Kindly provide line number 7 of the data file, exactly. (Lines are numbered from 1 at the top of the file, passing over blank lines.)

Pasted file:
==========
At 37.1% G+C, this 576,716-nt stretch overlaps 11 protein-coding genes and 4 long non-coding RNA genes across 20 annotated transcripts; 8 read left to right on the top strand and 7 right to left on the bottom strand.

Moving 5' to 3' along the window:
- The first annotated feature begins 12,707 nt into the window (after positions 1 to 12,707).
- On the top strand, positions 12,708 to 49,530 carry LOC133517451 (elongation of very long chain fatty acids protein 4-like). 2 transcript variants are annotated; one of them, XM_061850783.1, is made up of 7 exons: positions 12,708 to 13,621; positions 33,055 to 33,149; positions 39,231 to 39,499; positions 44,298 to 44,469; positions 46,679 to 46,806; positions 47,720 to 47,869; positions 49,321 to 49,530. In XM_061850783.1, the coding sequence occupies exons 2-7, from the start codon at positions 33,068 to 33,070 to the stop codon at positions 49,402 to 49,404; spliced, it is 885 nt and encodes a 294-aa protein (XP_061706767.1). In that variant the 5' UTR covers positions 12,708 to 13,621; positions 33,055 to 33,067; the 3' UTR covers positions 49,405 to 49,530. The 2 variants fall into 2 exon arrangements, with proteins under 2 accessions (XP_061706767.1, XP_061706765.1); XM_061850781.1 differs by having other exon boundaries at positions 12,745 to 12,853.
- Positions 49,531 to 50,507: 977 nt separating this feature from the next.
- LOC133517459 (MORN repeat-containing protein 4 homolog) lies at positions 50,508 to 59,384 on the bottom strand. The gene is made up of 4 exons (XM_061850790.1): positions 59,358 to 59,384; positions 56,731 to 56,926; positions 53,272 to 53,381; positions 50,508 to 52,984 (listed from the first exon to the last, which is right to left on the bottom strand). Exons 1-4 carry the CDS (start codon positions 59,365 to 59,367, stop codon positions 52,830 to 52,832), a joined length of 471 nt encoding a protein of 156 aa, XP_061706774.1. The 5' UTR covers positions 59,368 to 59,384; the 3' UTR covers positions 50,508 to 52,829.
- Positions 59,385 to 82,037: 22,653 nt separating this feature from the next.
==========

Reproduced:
- Positions 59,385 to 82,037: 22,653 nt separating this feature from the next.